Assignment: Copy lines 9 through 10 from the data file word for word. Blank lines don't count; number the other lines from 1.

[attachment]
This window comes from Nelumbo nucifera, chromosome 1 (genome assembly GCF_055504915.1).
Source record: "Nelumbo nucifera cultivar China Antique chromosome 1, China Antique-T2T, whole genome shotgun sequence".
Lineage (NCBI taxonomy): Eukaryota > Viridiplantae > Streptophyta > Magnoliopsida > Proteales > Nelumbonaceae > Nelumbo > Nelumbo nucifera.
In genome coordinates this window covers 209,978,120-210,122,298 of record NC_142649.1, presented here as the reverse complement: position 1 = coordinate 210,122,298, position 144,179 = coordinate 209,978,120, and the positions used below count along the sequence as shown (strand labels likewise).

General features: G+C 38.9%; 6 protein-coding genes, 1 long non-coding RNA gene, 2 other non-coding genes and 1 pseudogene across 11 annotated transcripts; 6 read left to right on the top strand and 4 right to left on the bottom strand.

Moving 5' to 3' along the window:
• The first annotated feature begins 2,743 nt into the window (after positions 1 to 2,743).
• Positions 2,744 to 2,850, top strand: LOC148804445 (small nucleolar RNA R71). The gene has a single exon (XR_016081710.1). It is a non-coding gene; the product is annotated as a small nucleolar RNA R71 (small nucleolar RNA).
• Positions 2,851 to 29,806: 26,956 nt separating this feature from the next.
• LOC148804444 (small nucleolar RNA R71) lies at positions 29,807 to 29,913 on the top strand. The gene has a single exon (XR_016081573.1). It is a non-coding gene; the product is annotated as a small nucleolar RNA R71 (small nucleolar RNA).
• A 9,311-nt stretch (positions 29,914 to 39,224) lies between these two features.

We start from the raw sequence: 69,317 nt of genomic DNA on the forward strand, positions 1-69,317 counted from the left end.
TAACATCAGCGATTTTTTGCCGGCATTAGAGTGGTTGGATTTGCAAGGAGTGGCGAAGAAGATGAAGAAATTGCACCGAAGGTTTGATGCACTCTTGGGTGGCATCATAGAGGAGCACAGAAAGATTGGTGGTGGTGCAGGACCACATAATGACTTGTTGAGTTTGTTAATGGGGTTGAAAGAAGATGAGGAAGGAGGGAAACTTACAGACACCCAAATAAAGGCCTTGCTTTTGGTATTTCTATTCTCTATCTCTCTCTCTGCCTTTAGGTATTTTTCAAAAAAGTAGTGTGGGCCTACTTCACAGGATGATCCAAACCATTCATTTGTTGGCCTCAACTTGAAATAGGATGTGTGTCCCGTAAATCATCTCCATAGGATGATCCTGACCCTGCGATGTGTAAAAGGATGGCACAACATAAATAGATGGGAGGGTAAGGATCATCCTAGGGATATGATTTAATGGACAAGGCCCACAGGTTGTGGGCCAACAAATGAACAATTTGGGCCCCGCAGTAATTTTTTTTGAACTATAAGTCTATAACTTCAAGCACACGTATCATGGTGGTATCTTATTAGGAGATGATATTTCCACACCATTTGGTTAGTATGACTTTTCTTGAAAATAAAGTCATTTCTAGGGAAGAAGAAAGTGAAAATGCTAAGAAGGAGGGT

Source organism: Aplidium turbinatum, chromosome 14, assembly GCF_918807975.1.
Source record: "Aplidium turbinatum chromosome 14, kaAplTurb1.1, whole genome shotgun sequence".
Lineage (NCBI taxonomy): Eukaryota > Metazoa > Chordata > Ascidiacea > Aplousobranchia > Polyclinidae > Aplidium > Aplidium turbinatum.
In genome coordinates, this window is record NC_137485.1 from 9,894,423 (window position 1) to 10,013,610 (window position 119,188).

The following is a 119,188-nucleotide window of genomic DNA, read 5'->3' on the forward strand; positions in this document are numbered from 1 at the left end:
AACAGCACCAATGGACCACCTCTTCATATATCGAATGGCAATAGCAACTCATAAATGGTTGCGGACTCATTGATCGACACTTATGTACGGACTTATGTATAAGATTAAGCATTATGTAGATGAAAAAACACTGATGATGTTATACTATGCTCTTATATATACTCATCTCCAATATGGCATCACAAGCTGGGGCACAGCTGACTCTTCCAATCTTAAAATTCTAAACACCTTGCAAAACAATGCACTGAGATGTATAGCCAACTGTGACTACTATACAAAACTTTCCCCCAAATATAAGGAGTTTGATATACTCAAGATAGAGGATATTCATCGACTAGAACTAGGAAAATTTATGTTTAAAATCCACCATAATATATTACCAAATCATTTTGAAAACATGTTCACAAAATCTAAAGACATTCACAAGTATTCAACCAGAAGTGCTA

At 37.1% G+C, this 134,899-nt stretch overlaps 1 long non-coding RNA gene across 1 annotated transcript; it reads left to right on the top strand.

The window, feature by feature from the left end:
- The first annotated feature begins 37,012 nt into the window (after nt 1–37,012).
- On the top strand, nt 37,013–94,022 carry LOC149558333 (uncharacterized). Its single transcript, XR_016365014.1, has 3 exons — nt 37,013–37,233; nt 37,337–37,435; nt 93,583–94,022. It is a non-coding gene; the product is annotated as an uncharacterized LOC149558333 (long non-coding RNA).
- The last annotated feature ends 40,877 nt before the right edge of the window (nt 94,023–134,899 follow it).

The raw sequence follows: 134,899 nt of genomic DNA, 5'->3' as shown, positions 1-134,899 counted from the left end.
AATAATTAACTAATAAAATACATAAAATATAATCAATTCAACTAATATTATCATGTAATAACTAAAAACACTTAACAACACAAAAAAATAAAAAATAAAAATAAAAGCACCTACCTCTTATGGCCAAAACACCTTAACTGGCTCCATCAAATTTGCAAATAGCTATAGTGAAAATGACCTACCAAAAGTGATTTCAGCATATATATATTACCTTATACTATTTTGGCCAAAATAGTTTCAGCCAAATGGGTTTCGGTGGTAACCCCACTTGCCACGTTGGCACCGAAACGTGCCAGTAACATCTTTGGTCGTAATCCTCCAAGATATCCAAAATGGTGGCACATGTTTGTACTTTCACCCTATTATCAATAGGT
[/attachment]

• Positions 2,851 to 29,806: 26,956 nt separating this feature from the next.
• LOC148804444 (small nucleolar RNA R71) lies at positions 29,807 to 29,913 on the top strand. The gene has a single exon (XR_016081573.1). It is a non-coding gene; the product is annotated as a small nucleolar RNA R71 (small nucleolar RNA).